by Carolyn McCurdie
Published by Makaro Press
ISBN 9780994117212

The story of Hoopla – three at a time, by Mary McCallum

On my desk at Mākaro Press, I have the four winds, I have all the hoopla, I have a book my friend Vana gave me to write poems in. I’ve started writing in the beautiful handmade book, but not nearly enough. As a new publisher, I find there’s too little time to write, or to read books published by others. It’s all about the books I’m making.mary_mcCallums_desk

Of course Four Winds Press is one of those ‘other’ publishers, or was. And a small Wellington one too, founded by author Lloyd Jones. His vision was to publish essays by New Zealand writers in sets of three – small, smart, thought-provoking books. I collected them until they stopped, and still look for them in secondhand shops. They helped inspire the ‘hoopla’ on my desk: the series of poetry that I launch every year in April, in sets of three: small, smartly designed, thought-provoking collections of poems.

HOOPLA was named for its connotations of commotion, extravagance and play. And three at a time because we like them marching out together – supporting each other at launches and readings and in bookshops, making a splash. Deliberately, we have a late-career, mid-career and first-time published poet, and we make sure we spread ourselves geographically … always a South Islander.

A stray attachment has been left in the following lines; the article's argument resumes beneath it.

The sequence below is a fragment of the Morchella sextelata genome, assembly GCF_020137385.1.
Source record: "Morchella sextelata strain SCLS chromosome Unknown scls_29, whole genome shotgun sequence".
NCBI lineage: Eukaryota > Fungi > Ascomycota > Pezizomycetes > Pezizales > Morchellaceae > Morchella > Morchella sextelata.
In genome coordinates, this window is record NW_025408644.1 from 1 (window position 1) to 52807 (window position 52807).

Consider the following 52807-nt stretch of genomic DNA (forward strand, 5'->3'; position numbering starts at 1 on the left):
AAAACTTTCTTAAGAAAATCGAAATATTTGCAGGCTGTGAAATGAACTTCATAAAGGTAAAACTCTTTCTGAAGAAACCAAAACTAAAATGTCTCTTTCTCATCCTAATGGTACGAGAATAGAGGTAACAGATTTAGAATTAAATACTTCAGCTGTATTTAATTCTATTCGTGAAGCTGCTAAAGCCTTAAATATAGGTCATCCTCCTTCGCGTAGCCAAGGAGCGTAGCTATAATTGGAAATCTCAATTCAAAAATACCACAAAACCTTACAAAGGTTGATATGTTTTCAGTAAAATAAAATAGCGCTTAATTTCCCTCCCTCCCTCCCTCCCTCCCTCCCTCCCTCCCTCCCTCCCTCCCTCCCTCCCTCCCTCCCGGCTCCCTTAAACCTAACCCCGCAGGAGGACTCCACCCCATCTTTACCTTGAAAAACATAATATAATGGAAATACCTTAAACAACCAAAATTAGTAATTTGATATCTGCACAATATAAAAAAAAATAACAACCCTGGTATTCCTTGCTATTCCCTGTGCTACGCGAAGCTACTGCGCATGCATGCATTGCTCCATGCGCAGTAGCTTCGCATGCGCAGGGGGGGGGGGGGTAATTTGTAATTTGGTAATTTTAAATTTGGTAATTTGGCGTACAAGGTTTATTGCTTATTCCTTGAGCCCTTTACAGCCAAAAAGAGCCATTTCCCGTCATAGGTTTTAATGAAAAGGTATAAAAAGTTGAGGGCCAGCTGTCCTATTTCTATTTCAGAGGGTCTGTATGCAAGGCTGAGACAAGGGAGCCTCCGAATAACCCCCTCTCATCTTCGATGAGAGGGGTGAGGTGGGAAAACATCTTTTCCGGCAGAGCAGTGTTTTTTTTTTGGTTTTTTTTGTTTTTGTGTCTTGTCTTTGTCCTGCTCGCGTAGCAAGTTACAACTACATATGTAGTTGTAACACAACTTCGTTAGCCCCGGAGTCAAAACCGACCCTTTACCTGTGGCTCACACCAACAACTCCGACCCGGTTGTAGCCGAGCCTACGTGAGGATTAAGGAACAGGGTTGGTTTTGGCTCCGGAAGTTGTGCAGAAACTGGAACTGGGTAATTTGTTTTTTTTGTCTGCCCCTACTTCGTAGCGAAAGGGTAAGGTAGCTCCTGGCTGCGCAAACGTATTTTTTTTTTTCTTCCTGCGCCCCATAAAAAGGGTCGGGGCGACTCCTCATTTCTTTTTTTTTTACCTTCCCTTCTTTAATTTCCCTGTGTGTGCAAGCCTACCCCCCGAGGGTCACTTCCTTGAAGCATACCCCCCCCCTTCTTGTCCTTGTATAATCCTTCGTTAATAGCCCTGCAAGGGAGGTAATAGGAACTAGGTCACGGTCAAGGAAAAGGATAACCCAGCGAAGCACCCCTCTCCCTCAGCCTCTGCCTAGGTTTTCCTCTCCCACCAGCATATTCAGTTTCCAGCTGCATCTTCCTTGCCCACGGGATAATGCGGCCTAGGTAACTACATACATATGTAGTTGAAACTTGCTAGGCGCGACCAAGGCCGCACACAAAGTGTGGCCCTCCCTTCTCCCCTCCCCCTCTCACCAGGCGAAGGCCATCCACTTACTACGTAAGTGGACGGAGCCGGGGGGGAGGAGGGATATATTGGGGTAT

On the bookshelf behind me as I sit at my desk is another series that has always inspired me: Faber poetry. Those plain, bright, font-driven covers I grew up with that – even now – look like they’re in loud and earnest conversation.

Our Hoopla series began in 2014 with the trio of Michael Harlow (Love absolutely I can), Helen Rickerby (Cinema) and Stefanie Lash (Bird murder). Three beautiful, provocative poetry collections in reds, yellows and blues on the themes of ‘love’, ‘film’ and ‘crime’.

cv_three_hoopla_writers_2015

The three poets behind their collections. L-R Carolyn McCurdie, Jennifer Compton and Bryan Walpert.

This year, the colours are oranges, yellows, and greens, with a touch of bone. The poets are Jennifer Compton (Mr Clean and The Junkie), Bryan Walpert (Native Bird) and Carolyn McCurdie (Bones in the Octagon), and the themes are ‘vice’, ‘settler’ and ‘south’ (in that order). What a whanau! They cry out (I believe) to be bought, borrowed, held, read, re-read, read from, heard from, collected.

You can find out more about the series on our website and order there, or better: go and ask your local independent bookstore to order the books in (if they haven’t already).

Meanwhile, I am not writing enough in Vana’s book. Nor anywhere else for that matter. I miss it and will redress the balance soon. But it’s early days with Mākaro and it needs me. This too I know … collaborating in making books out of a tendril of an idea or a digital file or dog-eared manuscript is in itself a fabulous creative act. Like an excellent series of books, it gathers its power from the numbers involved, and from its own collective joy.

by Mary McCallum
Publisher, Mākaro Press